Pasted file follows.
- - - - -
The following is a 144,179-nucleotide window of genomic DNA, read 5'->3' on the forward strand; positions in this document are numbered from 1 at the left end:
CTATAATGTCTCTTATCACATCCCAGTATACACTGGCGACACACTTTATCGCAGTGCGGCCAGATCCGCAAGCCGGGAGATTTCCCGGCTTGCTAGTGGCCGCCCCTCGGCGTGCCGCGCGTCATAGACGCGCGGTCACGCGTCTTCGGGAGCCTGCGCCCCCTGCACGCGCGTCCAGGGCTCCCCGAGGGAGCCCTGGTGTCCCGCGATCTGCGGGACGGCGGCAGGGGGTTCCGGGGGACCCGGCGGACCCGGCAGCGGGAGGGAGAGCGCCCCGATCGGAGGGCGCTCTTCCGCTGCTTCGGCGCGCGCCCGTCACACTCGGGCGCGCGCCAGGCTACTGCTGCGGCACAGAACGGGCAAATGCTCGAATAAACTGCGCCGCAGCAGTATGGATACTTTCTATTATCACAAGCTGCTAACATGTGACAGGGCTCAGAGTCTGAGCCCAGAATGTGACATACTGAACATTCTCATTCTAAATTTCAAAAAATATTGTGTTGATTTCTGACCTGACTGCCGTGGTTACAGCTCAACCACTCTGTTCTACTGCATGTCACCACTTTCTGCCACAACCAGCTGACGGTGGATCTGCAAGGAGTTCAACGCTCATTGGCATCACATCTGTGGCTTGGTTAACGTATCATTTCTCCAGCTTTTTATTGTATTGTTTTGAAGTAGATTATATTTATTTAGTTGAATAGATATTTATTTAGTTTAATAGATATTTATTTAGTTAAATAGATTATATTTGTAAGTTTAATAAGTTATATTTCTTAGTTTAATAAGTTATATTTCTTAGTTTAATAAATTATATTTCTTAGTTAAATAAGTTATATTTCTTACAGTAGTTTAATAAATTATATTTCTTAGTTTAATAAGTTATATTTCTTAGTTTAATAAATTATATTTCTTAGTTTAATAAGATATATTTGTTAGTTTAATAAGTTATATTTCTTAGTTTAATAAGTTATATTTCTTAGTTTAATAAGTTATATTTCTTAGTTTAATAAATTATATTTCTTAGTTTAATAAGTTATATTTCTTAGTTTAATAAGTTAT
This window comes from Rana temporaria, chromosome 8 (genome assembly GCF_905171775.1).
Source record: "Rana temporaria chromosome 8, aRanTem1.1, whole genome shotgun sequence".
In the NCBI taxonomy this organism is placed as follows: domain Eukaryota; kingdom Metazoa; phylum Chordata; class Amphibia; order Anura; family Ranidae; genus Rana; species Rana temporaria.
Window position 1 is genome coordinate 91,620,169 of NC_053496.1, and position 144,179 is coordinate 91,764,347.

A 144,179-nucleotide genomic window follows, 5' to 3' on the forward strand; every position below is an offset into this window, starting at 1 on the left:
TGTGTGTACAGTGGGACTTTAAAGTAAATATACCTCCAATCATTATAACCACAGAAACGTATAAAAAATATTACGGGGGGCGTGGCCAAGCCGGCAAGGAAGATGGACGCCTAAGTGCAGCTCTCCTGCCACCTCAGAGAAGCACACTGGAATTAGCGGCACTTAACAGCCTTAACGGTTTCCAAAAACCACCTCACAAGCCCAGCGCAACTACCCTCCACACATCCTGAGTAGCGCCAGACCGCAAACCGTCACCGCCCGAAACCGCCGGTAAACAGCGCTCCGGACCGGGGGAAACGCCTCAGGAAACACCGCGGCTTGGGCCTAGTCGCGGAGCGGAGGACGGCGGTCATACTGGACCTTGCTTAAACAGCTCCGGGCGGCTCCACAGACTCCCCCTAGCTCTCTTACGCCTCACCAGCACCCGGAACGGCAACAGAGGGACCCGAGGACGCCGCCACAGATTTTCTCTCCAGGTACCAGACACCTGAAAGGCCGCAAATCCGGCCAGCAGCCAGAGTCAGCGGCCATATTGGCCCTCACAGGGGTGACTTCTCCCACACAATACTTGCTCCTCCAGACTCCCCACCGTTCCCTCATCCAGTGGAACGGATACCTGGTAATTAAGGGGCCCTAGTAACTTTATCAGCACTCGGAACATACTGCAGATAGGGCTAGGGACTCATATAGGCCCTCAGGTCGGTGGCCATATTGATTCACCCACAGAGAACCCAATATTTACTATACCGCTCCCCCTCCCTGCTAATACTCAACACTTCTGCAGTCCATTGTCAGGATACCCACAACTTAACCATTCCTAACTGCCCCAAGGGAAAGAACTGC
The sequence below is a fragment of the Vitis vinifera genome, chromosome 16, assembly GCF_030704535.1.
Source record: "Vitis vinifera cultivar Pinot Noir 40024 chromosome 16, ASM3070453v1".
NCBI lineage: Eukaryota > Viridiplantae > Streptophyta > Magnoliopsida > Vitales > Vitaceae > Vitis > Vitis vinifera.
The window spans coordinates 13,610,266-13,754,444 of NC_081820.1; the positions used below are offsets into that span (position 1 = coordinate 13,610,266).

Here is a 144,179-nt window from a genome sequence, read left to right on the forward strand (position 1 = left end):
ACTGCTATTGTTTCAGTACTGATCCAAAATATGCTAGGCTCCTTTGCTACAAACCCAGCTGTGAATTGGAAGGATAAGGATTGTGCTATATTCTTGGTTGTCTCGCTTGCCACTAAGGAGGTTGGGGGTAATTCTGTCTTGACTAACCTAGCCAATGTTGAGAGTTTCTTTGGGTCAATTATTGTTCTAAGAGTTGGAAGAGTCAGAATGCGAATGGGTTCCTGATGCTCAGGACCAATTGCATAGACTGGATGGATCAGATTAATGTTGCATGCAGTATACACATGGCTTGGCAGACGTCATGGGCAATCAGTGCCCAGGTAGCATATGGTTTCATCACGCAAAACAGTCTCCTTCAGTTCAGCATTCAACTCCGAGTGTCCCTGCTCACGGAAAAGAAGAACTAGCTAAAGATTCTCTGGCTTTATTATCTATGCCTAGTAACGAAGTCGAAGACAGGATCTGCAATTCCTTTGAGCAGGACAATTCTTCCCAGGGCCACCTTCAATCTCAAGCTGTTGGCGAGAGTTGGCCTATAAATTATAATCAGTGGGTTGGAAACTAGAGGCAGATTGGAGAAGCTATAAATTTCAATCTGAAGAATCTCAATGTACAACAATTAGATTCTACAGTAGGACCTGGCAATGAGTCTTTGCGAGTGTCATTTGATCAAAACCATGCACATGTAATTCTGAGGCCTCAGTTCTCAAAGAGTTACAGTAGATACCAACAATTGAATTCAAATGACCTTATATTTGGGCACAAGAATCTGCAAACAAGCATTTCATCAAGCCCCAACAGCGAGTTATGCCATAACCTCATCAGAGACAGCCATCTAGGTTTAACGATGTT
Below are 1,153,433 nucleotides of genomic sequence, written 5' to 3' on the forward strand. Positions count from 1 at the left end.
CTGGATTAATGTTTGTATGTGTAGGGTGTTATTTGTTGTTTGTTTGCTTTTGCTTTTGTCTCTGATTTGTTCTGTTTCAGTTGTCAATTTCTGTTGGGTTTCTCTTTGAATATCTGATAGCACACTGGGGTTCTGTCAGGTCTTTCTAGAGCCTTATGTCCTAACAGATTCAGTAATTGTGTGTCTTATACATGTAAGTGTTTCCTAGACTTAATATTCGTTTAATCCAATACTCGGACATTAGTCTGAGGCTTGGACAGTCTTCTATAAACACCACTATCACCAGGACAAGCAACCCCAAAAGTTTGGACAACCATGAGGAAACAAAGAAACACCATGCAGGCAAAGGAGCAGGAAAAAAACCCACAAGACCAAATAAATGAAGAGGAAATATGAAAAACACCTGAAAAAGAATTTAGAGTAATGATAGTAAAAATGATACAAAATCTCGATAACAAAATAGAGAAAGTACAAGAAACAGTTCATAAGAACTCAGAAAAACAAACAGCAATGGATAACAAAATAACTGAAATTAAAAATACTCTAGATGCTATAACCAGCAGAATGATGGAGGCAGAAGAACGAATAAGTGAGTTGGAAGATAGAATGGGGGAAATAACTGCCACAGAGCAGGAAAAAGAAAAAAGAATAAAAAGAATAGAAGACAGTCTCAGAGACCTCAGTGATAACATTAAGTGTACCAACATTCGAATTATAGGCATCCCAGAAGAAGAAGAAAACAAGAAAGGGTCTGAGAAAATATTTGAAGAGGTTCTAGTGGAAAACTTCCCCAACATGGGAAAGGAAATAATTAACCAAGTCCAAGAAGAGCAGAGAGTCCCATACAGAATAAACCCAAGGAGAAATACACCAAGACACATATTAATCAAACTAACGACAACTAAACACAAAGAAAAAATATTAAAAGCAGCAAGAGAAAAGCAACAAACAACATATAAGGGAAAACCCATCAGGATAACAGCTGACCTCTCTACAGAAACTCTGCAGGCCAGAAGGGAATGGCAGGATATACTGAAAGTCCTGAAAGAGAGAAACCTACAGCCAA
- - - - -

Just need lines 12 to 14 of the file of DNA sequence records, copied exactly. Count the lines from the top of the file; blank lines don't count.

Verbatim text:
The window spans coordinates 13,610,266-13,754,444 of NC_081820.1; the positions used below are offsets into that span (position 1 = coordinate 13,610,266).

Here is a 144,179-nt window from a genome sequence, read left to right on the forward strand (position 1 = left end):
ACTGCTATTGTTTCAGTACTGATCCAAAATATGCTAGGCTCCTTTGCTACAAACCCAGCTGTGAATTGGAAGGATAAGGATTGTGCTATATTCTTGGTTGTCTCGCTTGCCACTAAGGAGGTTGGGGGTAATTCTGTCTTGACTAACCTAGCCAATGTTGAGAGTTTCTTTGGGTCAATTATTGTTCTAAGAGTTGGAAGAGTCAGAATGCGAATGGGTTCCTGATGCTCAGGACCAATTGCATAGACTGGATGGATCAGATTAATGTTGCATGCAGTATACACATGGCTTGGCAGACGTCATGGGCAATCAGTGCCCAGGTAGCATATGGTTTCATCACGCAAAACAGTCTCCTTCAGTTCAGCATTCAACTCCGAGTGTCCCTGCTCACGGAAAAGAAGAACTAGCTAAAGATTCTCTGGCTTTATTATCTATGCCTAGTAACGAAGTCGAAGACAGGATCTGCAATTCCTTTGAGCAGGACAATTCTTCCCAGGGCCACCTTCAATCTCAAGCTGTTGGCGAGAGTTGGCCTATAAATTATAATCAGTGGGTTGGAAACTAGAGGCAGATTGGAGAAGCTATAAATTTCAATCTGAAGAATCTCAATGTACAACAATTAGATTCTACAGTAGGACCTGGCAATGAGTCTTTGCGAGTGTCATTTGATCAAAACCATGCACATGTAATTCTGAGGCCTCAGTTCTCAAAGAGTTACAGTAGATACCAACAATTGAATTCAAATGACCTTATATTTGGGCACAAGAATCTGCAAACAAGCATTTCATCAAGCCCCAACAGCGAGTTATGCCATAACCTCATCAGAGACAGCCATCTAGGTTTAACGATGTT